WASHINGTON -- The House Republican health care bill would leave 23 million fewer Americans with health insurance by 2026 than under Obamacare, the nonpartisan Congressional Budget Office said Wednesday.
The highly anticipated CBO score is likely to trigger another round of negative headlines and more hurdles for Republicans as they look to advance a controversial piece of legislation that was passed in the House earlier this month.
The CBO also found the bill would reduce deficits by $119 billion compared with Obamacare.
Eager to notch a political win in the GOP's yearslong mission to repeal Obamacare, Republican lawmakers took a gamble by voting before the CBO could analyze last-minute changes to the bill.
The new CBO report will serve as an important report card for Senate Republicans as they deliberate over their own version of the health care bill.
The report also shed some light into how the House GOP bill, the American Health Care Act, would change the nation's individual health insurance market.
The legislation would end enhanced funding for Medicaid expansion, while overhauling the entire Medicaid program.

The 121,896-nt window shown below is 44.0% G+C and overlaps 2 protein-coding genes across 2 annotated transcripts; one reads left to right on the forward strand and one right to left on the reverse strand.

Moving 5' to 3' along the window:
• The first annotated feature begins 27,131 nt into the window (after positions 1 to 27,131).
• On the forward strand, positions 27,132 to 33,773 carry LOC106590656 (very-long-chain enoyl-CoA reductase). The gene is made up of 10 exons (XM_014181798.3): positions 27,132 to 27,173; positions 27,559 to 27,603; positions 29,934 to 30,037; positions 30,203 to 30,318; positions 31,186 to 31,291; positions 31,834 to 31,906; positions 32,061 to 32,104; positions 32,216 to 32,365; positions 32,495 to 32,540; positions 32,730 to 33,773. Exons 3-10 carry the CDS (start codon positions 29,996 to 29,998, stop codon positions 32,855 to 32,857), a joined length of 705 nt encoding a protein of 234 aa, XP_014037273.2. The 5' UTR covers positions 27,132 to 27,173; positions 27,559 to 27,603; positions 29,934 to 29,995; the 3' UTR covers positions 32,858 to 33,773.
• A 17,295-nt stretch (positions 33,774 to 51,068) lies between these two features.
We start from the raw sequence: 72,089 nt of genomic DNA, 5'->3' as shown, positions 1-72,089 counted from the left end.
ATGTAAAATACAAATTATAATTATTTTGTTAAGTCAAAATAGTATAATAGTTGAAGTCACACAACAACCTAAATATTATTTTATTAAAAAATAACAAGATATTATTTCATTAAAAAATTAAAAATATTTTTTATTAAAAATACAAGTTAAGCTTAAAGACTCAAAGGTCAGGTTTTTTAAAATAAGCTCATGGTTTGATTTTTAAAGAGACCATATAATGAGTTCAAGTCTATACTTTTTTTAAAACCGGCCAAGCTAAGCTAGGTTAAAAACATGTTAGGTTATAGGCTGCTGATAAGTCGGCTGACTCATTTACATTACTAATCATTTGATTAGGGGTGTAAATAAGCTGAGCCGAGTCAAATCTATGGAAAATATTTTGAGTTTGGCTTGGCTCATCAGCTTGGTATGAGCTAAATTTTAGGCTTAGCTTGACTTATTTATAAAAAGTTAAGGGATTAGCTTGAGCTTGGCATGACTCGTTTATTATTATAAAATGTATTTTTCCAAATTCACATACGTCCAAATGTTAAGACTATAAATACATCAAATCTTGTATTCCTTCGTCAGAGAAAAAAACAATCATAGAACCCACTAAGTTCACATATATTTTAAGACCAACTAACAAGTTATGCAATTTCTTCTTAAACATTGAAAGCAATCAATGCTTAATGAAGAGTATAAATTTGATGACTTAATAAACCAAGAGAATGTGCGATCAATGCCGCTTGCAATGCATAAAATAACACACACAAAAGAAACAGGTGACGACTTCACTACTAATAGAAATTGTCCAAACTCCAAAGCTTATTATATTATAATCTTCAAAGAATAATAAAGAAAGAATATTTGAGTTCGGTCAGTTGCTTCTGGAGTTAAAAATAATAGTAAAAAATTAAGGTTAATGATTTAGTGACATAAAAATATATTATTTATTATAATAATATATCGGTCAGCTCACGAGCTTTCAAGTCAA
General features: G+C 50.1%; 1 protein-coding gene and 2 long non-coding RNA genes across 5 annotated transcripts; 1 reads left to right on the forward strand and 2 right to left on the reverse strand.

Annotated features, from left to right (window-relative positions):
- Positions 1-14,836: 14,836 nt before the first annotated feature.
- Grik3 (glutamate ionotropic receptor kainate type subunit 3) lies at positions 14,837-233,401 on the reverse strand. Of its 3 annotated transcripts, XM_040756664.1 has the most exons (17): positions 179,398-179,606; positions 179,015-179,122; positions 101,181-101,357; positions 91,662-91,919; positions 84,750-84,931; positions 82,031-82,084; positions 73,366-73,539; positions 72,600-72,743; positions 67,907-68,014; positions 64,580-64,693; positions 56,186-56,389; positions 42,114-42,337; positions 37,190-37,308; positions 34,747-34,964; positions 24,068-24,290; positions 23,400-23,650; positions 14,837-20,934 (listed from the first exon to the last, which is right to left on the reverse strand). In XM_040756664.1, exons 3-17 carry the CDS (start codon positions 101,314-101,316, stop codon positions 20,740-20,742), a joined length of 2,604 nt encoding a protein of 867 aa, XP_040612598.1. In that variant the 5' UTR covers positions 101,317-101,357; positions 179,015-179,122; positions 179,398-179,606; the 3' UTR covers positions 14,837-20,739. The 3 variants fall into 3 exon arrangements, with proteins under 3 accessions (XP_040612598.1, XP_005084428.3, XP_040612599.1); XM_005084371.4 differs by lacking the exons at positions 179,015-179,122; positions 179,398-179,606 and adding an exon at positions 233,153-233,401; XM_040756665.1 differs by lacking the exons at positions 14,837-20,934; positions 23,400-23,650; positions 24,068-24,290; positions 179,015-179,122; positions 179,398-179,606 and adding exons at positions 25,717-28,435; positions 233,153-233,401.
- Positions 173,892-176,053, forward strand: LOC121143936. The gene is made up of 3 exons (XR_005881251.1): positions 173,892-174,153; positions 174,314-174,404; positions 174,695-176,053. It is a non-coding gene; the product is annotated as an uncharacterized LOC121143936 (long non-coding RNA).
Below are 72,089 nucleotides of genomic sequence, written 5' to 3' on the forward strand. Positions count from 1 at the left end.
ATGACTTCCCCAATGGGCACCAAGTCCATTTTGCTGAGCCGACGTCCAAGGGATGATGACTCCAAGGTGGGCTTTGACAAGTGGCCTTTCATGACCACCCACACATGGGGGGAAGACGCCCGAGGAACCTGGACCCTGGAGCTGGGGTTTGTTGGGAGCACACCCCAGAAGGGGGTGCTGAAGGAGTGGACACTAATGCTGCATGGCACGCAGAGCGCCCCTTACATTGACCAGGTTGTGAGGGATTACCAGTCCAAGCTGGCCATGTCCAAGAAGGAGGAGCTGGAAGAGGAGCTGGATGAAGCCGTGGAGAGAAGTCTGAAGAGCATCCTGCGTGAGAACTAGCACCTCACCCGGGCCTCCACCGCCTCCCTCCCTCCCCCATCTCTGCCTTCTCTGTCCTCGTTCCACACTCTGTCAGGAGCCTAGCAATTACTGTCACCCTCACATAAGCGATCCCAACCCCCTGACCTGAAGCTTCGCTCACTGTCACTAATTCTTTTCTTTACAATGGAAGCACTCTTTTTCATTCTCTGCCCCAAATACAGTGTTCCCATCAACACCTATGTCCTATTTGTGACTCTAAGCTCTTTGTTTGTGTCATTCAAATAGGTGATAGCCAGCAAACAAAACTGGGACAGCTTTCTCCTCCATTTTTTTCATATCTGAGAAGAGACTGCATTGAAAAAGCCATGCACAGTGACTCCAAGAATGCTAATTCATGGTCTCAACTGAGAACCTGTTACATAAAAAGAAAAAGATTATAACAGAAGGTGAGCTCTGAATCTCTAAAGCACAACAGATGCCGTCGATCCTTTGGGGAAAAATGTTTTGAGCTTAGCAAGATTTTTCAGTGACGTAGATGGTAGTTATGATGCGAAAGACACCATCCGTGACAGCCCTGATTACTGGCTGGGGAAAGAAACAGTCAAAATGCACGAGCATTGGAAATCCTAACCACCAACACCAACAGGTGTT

It would eliminate the mandates that require nearly all Americans to have coverage and companies with more than 50 workers to provide health benefits.
And it would jettison Obamacare's taxes on the wealthy, insurers and others, while allowing insurers to charge more to older policyholders.
The agency has already issued two reports on earlier versions of the GOP health care bill, but lawmakers continued to make changes up until the last minute to secure enough votes for passage.
The legislation that ultimately passed would allow states to waive two key Obamacare protections for those with pre-existing conditions.
Insurers in these states would be allowed to charge higher premiums to those with pre-existing conditions if they let their coverage lapse.
Carriers would also be allowed to offer skimpier plans that would have lower premiums, but not cover as many benefits. But lawmakers also allocated additional money to a stability fund to help states cover high-cost enrollees.
These last-minute amendments would divide the market into three, with each having very different outcomes in terms of coverage and premiums, the CBO found.
About one-sixth of the population lives in states that would opt to make major changes to their insurance regulation, lowering premiums for the young and healthy, but likely leaving many of the sick unable to afford coverage because their rates would continue to escalate.
One-third of Americans live in states that would make "moderate changes" to regulations.
Their average premiums would be lower by 2026 than they would be under Obamacare, but mainly because they would have fewer benefits.
Younger people would see "substantially larger" reductions in premiums, while older enrollees would have "substantially smaller" ones.
The remaining half of the country would live in areas that would retain Obamacare's protections. They would see minimal decreases in premiums, though the amount would vary widely by age.